UBC Theses and Dissertations
On the development of a heart motion compensation system on the da Vinci research kit for minimally invasive surgery on the beating heart Ruszkowski, Angelica
This thesis describes the development of a heart motion compensation system on the da Vinci Research Kit for coronary artery bypass surgery. With this teleoperation robotic platform, minimally invasive surgery on a beating heart could be performed on an already clinically prevalent system. Semi-automation of the slave manipulators of the robot is introduced as they track the surface of the beating heart. The surgeons' regular teleoperation commands are superimposed on the automated trajectory. To achieve a virtually stabilized environment, a novel concept of maintaining the camera fixed relative to the heart target is proposed. The preliminary research question is whether the robot is capable of tracking the highly dynamic heart motion. System identification was performed on the seven degree of freedom da Vinci slave manipulators, and an open loop controller was developed. The controller is based on spectral line decomposition and the assumption of a periodic trajectory. It successfully commanded the slave manipulators to track an actual three dimensional heart trajectory with submillimetre error. Experiments were conducted with expert robotic users to evaluate surgeons’ ability to perform tasks on a moving target emulating the beating heart, with very promising outcomes. The number of missed targets decreased from 37% to 13% when compensation was enabled, the number of hit targets increased from 26% to 41%, and completion time decreased. A second generation system was developed which includes real time motion measurement commanding the robot. Results from user studies with expert surgeons performing bimanual suturing on moving targets with the new system support the motion compensation. They also show the significance of motion measurement errors. As an added safety, a virtual fixture was implemented to protect the heart from accidental collisions with the instrument tips. User studies were conducted to validate the efficacy of the fixture. To expedite controller development, an interface was developed between Matlab Simulink and the C++ code that runs the da Vinci Research Kit. This allows on-the-fly testing of controllers which could be designed and developed in the convenient Simulink environment. Future work will be include closed loop control, improved experiment design, and the incorporation of electrocardiogram signals.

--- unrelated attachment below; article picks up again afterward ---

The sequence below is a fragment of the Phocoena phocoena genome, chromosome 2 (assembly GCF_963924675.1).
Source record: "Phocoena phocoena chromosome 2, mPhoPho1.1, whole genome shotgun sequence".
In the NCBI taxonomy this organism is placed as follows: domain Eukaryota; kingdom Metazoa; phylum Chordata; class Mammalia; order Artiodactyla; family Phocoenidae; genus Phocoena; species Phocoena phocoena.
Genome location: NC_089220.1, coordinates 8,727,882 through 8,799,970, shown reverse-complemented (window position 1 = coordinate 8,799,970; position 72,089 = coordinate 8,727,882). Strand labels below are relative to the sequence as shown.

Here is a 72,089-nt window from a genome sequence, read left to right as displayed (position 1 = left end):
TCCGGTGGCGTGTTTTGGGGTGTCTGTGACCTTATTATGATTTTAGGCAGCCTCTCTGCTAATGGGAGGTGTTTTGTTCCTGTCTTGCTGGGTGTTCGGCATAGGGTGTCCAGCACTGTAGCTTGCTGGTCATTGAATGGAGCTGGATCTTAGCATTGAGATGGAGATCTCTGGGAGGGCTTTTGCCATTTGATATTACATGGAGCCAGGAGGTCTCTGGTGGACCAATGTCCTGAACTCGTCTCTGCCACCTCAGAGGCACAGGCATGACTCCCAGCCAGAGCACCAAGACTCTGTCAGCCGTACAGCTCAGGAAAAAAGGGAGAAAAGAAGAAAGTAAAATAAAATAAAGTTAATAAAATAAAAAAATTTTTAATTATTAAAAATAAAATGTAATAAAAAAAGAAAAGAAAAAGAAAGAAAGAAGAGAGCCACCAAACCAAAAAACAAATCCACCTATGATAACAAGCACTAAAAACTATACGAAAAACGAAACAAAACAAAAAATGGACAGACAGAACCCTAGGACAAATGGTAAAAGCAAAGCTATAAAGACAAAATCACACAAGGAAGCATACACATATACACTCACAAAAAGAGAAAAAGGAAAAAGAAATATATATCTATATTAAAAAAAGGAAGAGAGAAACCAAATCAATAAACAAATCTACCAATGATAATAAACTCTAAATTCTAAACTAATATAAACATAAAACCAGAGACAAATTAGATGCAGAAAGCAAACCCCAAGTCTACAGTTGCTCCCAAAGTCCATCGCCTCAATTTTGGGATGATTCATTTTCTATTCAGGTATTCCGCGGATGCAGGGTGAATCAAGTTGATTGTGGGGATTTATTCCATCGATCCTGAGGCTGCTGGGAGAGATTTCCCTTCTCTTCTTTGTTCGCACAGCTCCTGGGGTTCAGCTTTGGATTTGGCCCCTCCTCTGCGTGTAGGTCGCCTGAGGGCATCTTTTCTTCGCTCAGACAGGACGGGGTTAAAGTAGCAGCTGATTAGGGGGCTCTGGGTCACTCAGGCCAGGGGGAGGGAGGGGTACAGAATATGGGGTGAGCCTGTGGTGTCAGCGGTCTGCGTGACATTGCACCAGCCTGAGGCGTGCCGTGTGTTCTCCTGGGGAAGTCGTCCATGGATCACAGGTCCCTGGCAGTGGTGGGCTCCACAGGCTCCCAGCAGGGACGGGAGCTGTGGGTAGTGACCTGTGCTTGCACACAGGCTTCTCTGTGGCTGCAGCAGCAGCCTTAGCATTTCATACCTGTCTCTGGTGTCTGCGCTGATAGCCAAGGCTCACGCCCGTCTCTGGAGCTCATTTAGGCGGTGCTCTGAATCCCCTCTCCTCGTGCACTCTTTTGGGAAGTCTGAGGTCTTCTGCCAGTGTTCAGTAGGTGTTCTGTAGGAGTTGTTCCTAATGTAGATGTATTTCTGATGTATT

Item Citations and Data
Attribution-NonCommercial-NoDerivs 2.5 Canada